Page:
|Nathan Bedford Forrest|
|American Civil War|
|Born||July 13, 1821|
|Place of birth||Chapel Hill, Tennessee|
|Died||October 29, 1877|
|Place of death||Memphis, Tennessee|
|Battles engaged in||American Civil War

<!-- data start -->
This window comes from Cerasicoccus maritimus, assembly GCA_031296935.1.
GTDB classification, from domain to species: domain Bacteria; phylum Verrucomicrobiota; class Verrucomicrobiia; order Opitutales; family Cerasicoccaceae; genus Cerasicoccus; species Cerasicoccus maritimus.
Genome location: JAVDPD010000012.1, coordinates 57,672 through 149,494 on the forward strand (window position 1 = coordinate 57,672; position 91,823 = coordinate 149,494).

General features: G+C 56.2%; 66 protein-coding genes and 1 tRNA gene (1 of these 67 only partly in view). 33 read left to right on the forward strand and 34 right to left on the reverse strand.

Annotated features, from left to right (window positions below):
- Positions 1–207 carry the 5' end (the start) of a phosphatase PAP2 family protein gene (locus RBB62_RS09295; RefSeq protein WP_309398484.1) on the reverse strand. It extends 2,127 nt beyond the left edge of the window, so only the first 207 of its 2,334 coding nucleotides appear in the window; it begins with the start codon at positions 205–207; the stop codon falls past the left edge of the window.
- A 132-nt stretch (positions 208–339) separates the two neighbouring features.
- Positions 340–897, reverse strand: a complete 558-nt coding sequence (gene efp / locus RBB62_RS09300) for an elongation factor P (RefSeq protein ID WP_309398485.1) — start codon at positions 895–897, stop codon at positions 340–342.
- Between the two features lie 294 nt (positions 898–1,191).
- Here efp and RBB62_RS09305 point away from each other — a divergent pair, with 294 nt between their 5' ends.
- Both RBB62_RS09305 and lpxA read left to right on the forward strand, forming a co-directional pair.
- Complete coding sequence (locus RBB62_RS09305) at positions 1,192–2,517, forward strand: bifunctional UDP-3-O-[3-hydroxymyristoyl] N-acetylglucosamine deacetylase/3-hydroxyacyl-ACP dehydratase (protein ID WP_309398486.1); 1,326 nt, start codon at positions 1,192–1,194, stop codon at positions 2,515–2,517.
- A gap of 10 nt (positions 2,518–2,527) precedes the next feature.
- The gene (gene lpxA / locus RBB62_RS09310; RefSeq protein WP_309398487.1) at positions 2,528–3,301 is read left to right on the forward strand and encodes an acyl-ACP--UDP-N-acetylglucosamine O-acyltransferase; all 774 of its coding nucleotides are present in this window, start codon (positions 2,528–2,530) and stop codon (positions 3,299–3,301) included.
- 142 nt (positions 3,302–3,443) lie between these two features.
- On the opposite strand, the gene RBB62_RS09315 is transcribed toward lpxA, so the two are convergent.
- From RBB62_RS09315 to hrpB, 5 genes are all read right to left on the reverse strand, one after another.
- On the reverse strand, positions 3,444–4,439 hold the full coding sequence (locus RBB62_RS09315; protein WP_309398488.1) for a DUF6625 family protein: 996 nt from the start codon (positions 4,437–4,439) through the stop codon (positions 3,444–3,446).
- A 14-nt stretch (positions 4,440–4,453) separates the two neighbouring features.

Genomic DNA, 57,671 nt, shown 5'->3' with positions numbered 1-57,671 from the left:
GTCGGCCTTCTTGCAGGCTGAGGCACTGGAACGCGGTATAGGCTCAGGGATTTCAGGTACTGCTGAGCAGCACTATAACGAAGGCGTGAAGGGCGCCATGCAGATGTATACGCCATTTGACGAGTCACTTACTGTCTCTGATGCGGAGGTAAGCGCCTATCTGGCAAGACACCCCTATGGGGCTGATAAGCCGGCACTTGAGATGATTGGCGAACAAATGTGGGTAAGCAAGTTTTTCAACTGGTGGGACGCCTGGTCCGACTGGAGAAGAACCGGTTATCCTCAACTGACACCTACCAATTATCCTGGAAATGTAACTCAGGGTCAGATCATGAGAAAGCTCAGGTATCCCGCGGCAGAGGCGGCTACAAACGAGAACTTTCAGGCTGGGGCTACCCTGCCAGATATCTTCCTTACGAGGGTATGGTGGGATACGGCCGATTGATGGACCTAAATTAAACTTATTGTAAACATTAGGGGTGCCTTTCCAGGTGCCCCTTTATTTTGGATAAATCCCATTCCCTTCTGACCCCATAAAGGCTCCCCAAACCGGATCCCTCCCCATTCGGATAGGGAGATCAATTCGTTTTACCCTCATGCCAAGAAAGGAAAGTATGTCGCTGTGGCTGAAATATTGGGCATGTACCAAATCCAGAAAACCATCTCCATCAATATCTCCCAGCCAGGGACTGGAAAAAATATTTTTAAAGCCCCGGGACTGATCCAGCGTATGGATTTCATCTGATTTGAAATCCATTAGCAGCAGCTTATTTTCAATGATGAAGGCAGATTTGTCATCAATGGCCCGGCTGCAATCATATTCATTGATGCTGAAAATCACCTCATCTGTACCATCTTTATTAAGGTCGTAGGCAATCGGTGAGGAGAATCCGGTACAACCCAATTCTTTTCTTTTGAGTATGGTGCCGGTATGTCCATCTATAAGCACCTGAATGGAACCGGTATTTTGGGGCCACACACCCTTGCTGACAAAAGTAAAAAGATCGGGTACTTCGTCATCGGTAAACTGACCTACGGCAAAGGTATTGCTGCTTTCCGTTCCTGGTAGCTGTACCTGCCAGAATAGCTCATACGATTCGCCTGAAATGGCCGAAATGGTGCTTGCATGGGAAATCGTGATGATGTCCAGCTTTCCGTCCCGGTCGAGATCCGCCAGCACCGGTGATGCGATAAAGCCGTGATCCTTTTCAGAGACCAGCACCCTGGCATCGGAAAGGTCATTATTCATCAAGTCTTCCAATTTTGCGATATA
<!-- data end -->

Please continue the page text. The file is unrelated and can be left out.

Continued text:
Forrest is regarded by some historians as the most brilliant tactician produced by either side during the Civil War, who, if employed in a different capacity, might have turned the tide in favor of the Confederacy. His victories at such battles as Okolona and Brice's Cross Roads were the result partly of instinct and improvisation, but also of attention to terrain and the abilities of his and the enemy's troops. However, his place in history has come under attack in recent years, due to such controversies as the Fort Pillow Massacre during the war and his later involvement with the Klan. Later, however, after seeing the damage the Klan caused, he condemned them and called for racial harmony, even addressing the Independent Association of Pole-Bearers, a predecessor to the NAACP.